“His death is the biggest waste of greatness that I will experience in my lifetime”. Spoken by one of his university friends, this sentence aptly summarizes the loss that many are feeling. He will be forever missed.

My hope in writing this post is that you will start to examine your own perceptions of suicide. My second hope is that you will take more time to listen and potentially act. My third hope is that if you have been or are affected by suicide in the future and there was nothing you could have done, do not spend too much time in a mire of guilt. Think only of the joy that that particular individual shared with the earth during their time.



If you are in distress here are some resources:

1. Distress Centres Ontario

2. TeleCare Cambridge 519-658-6805

3. Waterloo Region Crisis Line 1866-366-4566

4. Community Torchlight 877-822-0140

Start Your Own Happiness Project

I am about halfway through the book, The Happiness Project by Gretchen Rubin. If you haven’t read it, put it on your list. It’s good.

It’s so good that I am going to begin my own happiness project. No doubt, I am already a fairly happy person but, I could be happier.

Over the next few weeks I will be developing my year-long Happiness Project.

Want to do one as well? Need help getting started? Here are a couple tips to getting started:

1. Check out Gretchen’s blog;

2. Send me an email at;

3. Write down 12 things you would like to work on (e.g. be more active, spend less).

Once I get my plan in order I will start posting. I can’t wait to start this!


Wednesday Workout Tip: Integrate “Silly Walks” into your routine

Looking for new ways to walk? Say whaaaat? You heard me – want to change the way you walk?

Perhaps you could integrate some “silly walks” into your routine. If you need inspiration please check out Monty Python’s Ministry of Silly Walks for ideas.

What do you think? Could you integrate some of these steps into your daily walking routine?


If Monty Python’s silly walking is not for you (and I can’t imagine why not), I have another suggestion – do a dynamic warm-up.

What is it? A dynamic warm-up is a movement based stretching routine performed prior to exercise. Click here to view a short clip that demonstrates a few warm-up exercises you could do.

Why do a dynamic warm-up as opposed to a static stretch (i.e. when you stretch one muscle at a time)? It helps to increase your heart rate and therefore, blood flow to working muscles more efficiently and effectively as compared to static stretching. This will, in turn, help to prevent muscle tearing.  And what’s more, performing a dynamic warm-up will help to increase your daily step-count!

How long should you do it for? I suggest that your warm-up be around 5-10 minutes.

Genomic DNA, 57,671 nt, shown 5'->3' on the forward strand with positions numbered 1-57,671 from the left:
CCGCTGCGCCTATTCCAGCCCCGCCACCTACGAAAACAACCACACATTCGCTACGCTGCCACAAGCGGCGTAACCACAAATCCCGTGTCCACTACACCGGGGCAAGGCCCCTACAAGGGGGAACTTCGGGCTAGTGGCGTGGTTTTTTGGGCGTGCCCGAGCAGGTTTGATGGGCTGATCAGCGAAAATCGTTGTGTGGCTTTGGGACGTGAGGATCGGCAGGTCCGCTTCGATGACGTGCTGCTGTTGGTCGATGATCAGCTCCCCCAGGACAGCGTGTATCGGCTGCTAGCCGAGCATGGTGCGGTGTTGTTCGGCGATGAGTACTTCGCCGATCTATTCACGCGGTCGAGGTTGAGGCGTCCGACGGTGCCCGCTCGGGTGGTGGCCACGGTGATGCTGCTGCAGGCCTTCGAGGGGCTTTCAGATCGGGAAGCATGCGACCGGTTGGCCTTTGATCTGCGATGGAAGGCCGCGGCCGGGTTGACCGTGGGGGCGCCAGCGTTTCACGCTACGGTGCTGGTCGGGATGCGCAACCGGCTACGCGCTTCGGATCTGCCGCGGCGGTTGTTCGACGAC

Questions? Drop me a line at

Happy (silly) walking.



On Crossing the Finish Line with my Momma

Yesterday my Mom ran her first 5 KM race at Octoberfest in Waterloo. Her personal trainer suggested she sign up for the run this past July. My mom agreed to the challenge immediately and began her training. Oh, I forgot to mention that initially my Mom agreed to a 10 KM race without even batting an eye.

When my Mom first mentioned the run to me, I was very very surprised. Not because my Mom was still in the early stages of her training (relatively), but because she had never really “run” before. I put run in quotations because she has obviously run throughout her life, but being a runner or training to become one is very different from sporadic running.

She began her training right away. She coordinated all the runs and asked me to join her. Her primary routes consisted of the country roads surrounding our house which are predominated by the ever-hated hill. Sometimes we would chat, sometimes not. Regardless of our route or conversation, I never stopped smiling. I had never imagined that I would be running with my Momma.

Over the course of her training, my Mom gradually improved her distance, pace, and took fewer walking breaks. Her breathing became more controlled and her face less red at the culmination of each run. She was getting fitter.

She suffered an injury along the way but took the necessary time to rest and heal. She did not let it stop her.

An added bonus of the running – she lost weight. She got into pants that hadn’t fit in years. To my Mom, this was not the point of her running but about trying something different, scary, and G.I.-altering (we’ve all been there). Something that could possibly be (and was) very rewarding. To quote my Mom, “I want to be more fit at 60 than I was at 50”.